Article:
Stability criteria for complex microbial communities

Stacey Butler, James Patrick O'Dwyer

Research output: Contribution to journalArticle

Abstract

Competition and mutualism are inevitable processes in microbial ecology, and a central question is which and how many taxa will persist in the face of these interactions. Ecological theory has demonstrated that when direct, pairwise interactions among a group of species are too numerous, or too strong, then the coexistence of these species will be unstable to any slight perturbation. Here, we refine and to some extent overturn that understanding, by considering explicitly the resources that microbes consume and produce. In contrast to more complex organisms, microbial cells consume primarily abiotic resources, and mutualistic interactions are often mediated through the mechanism of crossfeeding. We show that if microbes consume, but do not produce resources, then any positive equilibrium will always be stable to small perturbations. We go on to show that in the presence of crossfeeding, stability is no longer guaranteed. However, positive equilibria remain stable whenever mutualistic interactions are either sufficiently weak, or when all pairs of taxa reciprocate each other’s assistance.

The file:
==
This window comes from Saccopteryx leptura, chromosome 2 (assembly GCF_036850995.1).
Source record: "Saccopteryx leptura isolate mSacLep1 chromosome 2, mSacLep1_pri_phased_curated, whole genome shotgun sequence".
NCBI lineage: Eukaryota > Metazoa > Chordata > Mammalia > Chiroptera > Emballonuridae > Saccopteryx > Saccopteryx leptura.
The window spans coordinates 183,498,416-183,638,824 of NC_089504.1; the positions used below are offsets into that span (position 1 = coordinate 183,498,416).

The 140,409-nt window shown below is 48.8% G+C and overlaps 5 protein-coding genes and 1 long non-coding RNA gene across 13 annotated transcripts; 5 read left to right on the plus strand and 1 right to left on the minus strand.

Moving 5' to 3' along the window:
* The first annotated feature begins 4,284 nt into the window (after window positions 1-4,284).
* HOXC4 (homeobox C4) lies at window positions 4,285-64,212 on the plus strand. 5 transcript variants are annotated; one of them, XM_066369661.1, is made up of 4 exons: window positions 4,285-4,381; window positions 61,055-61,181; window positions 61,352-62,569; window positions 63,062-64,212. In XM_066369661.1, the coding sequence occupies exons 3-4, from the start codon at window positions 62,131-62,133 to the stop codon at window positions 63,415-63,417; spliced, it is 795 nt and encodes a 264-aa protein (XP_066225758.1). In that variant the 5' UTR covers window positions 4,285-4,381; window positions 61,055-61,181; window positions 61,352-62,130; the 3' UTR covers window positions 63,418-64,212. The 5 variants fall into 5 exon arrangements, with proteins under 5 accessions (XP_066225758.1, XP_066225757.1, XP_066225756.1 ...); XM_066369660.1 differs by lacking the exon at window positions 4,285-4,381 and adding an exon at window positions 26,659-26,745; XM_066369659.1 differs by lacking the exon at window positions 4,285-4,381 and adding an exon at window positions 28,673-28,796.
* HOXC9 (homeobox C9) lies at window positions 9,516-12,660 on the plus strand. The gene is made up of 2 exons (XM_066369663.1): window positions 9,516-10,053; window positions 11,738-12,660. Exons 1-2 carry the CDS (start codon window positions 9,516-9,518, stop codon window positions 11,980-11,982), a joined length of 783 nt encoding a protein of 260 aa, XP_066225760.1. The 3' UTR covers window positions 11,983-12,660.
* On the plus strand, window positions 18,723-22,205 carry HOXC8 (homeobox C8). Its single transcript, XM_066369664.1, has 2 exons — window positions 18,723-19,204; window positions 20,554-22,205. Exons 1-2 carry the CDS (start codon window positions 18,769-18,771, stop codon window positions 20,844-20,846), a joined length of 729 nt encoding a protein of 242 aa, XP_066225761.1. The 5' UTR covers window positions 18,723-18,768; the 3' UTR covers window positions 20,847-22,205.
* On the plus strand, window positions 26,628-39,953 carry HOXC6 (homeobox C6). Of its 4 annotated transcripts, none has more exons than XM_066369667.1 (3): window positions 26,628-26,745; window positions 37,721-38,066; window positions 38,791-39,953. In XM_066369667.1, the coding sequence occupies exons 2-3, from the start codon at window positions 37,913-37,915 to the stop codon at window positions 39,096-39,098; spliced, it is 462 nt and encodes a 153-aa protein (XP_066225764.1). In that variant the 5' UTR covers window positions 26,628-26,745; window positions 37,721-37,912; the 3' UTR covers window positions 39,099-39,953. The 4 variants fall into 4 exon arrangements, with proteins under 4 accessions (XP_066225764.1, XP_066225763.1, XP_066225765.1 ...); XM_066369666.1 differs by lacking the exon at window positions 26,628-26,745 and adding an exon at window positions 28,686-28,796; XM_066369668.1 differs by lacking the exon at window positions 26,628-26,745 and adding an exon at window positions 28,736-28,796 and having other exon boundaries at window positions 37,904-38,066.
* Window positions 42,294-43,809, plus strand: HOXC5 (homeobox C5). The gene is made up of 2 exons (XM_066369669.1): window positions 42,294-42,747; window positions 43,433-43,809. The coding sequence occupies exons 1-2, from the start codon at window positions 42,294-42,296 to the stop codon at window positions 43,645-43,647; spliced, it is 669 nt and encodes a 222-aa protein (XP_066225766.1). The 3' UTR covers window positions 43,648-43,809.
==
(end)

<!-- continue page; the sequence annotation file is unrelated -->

Original languageEnglish (US)
Article number2970
JournalNature communications
Volume9
Issue number1
DOIs
StatePublished - Dec 1 2018

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Symbiosis
Stability criteria
Ecology
resources
microorganisms
interactions
perturbation
ecology
organisms
cells

ASJC Scopus subject areas

  • Chemistry(all)
  • Biochemistry, Genetics and Molecular Biology(all)
  • Physics and Astronomy(all)

Cite this

Stability criteria for complex microbial communities. / Butler, Stacey; O'Dwyer, James Patrick.

In: Nature communications, Vol. 9, No. 1, 2970, 01.12.2018.

Research output: Contribution to journalArticle

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